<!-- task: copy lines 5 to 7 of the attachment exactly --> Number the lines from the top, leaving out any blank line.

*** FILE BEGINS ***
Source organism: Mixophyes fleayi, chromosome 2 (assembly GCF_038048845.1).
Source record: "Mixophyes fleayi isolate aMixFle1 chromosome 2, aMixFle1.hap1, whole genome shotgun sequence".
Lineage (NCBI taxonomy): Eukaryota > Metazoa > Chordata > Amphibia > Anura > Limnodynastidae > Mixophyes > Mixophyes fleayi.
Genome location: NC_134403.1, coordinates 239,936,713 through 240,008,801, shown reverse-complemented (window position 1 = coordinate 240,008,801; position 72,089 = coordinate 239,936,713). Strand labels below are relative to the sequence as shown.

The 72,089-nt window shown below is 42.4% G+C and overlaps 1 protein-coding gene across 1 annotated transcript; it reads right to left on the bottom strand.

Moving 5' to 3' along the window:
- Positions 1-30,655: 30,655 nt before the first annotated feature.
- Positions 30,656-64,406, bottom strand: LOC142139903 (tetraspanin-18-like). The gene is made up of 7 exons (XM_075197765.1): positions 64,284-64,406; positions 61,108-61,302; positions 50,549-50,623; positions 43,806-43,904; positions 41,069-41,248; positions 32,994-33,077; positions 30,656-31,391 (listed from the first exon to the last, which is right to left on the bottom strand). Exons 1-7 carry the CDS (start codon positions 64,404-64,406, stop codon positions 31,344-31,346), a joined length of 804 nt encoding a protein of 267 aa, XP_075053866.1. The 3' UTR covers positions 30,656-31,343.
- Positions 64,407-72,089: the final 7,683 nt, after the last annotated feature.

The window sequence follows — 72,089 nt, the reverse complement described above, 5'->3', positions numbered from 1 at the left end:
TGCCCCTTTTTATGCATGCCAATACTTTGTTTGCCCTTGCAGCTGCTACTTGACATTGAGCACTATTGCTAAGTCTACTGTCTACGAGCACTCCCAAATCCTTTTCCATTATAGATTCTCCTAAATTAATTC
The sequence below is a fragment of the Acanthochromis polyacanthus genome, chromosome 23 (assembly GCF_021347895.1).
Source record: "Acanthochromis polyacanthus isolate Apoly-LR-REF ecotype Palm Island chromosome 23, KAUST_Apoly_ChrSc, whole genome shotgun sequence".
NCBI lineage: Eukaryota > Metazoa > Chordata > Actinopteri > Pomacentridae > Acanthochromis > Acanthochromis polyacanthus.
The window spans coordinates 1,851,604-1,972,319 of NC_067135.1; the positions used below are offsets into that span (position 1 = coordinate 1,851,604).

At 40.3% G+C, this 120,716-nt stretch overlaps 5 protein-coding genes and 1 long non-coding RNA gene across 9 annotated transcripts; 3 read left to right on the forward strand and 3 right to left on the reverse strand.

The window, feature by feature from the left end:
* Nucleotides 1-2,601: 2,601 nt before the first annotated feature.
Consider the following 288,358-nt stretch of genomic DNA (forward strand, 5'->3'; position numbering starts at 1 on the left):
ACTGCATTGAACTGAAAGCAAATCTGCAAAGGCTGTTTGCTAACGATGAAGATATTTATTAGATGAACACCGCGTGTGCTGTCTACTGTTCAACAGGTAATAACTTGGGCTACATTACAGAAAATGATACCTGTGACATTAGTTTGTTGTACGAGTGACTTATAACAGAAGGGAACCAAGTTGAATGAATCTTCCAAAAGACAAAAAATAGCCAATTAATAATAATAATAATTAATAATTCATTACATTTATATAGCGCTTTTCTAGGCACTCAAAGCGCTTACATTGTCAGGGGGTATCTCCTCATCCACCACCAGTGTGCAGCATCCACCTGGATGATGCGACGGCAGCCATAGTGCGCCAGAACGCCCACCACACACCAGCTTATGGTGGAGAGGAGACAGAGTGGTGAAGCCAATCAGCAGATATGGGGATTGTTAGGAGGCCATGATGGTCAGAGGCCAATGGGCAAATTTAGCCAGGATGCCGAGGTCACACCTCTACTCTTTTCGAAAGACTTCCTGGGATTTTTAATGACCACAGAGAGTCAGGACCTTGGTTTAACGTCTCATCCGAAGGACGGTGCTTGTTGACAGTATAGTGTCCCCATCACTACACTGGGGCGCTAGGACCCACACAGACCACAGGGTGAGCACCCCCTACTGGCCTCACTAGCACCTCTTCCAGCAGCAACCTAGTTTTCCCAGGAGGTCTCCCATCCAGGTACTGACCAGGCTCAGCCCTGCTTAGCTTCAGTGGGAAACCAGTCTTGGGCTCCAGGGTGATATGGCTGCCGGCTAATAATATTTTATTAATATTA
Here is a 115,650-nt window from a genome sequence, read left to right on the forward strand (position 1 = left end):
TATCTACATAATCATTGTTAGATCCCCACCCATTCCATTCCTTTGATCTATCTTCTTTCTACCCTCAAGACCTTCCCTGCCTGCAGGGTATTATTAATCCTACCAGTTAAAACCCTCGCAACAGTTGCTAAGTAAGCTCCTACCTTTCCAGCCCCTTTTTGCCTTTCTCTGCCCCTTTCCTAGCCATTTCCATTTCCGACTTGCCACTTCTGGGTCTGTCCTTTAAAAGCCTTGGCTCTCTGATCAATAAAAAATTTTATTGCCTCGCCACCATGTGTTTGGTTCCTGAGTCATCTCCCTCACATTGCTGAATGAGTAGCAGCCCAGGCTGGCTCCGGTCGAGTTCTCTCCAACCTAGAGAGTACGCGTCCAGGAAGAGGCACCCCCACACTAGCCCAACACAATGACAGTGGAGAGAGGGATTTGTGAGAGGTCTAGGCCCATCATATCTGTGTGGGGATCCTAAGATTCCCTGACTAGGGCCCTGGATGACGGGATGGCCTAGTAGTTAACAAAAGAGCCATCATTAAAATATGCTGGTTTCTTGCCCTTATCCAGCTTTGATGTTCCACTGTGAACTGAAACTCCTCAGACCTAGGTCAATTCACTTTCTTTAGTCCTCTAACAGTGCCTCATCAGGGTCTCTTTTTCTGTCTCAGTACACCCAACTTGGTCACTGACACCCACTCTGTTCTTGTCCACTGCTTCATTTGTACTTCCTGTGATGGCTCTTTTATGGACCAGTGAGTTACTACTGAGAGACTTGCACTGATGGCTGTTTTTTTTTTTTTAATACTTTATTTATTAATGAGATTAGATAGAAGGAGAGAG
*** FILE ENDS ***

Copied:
The 72,089-nt window shown below is 42.4% G+C and overlaps 1 protein-coding gene across 1 annotated transcript; it reads right to left on the bottom strand.

Moving 5' to 3' along the window:
- Positions 1-30,655: 30,655 nt before the first annotated feature.